“Reynaldo was passing thorough on vacation,” ‘lissa explained,”and stopped in for lunch. I, myself, was his waitress. And let me tell you, he’s one good-lookin’ fella! He was so taken by our food and, uh, ‘ambiance’ as he put it, that he insisted on creating a sign for us. He donated it! Imagine having a world class piece of art for your sign, and you didn’t have to pay a penny for it! We were so thankful, so the boss said he could eat here for free, for the rest of his natural life! Least he could do.”

The family smiled and nodded, and one child said, through a mouthful of french fries: “I’d love that! Maybe I’ll be an artist when I grow up! Free food!”

His older sister elbowed him as she giggled through her bite of cheeseburger. The parents just shook their heads at their silly kids. No one stopped eating.

“Well, remember, my name’s ‘lissa,” their waitress said, pointing to her red and white plastic name tag. “If you need anything else, raise your hand and give a wave. I’ll be over in a flash.” Then ‘lissa turned on her heel and bounced back to the counter.

* * *

The last customer of the night rolled in a little before 10:00. He sat down at the counter, stretching his long arms and grunting to catch ‘lissa attention. It worked; she looked up from her crossword puzzle and scurried over to him.

“Welcome to the Midway Diner! Can I get you a drink while you look over our menu?”

“Yeah, sure, an ice tea would be nice, darlin'” the customer replied, flashing ‘lissa a smile full of chalk-white teeth.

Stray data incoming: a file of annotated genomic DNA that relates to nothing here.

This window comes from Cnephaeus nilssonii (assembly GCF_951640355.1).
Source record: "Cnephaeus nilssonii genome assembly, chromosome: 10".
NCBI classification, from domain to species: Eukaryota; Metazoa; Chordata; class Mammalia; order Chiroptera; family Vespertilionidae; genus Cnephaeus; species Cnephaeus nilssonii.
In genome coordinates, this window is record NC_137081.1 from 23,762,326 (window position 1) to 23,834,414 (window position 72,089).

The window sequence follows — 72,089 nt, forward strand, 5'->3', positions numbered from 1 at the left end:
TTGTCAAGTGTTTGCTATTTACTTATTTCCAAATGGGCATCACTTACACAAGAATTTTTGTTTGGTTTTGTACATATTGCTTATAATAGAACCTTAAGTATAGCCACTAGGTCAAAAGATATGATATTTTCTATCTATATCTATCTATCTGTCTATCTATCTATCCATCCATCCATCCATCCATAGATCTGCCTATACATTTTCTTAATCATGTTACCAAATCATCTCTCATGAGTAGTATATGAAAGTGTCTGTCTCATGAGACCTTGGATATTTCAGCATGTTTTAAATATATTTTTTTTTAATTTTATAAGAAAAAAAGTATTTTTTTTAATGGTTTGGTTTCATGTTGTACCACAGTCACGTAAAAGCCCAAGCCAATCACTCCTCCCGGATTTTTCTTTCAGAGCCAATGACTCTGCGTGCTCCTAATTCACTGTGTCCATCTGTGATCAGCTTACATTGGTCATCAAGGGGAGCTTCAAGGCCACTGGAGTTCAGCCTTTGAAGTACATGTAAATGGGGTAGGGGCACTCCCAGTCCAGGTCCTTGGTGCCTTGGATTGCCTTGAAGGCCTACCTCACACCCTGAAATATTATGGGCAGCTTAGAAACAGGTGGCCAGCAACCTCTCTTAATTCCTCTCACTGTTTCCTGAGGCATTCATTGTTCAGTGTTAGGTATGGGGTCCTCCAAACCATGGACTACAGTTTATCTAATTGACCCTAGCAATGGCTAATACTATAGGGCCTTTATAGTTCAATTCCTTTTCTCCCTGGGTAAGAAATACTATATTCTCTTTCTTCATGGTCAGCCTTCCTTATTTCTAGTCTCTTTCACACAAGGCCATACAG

“Okey dokey, sugar, I’ll be right back with that,” she said before turning away.

The volley of flirtation between the two continued through the stranger’s meal. He seemed to want conversation, and ‘lissa, as always, wanted the attention.

Finished with his chicken fried steak and collard greens, the stranger pushed his clean plate away and motioned for ‘lissa to come over once more. She practically skipped to him.

“So, cutie, what’s the deal with the giant neon jellyfish outside?” the stranger asked. “I could see the thing blinking in the distance for miles before I got here. It’s like it called to me.”

This was the perfect opening for ‘lissa to her perform well-practiced spiel. The stranger listened, and nodded, and asked all the right questions to keep her talking.

“So you all call it Olly, though really it should be called Medusa,” the stranger pointed out.

“Medusa?” ‘lissa replied, perplexed. “Like that gal from mythology who had a scalp full of snakes instead of hair? Who’d turn men to stone if they looked at her wrong? Not very family-friendly, is it? Olly is a much nicer name for a restaurant mascot. Besides, it’s wearing a hat and a smile!”

“True,” he countered, “but jellyfish are called Medusa because their tendrils resemble long strands of hair, hair that waves gracefully in the water, slowly dancing with the ebbs and flows of the current.”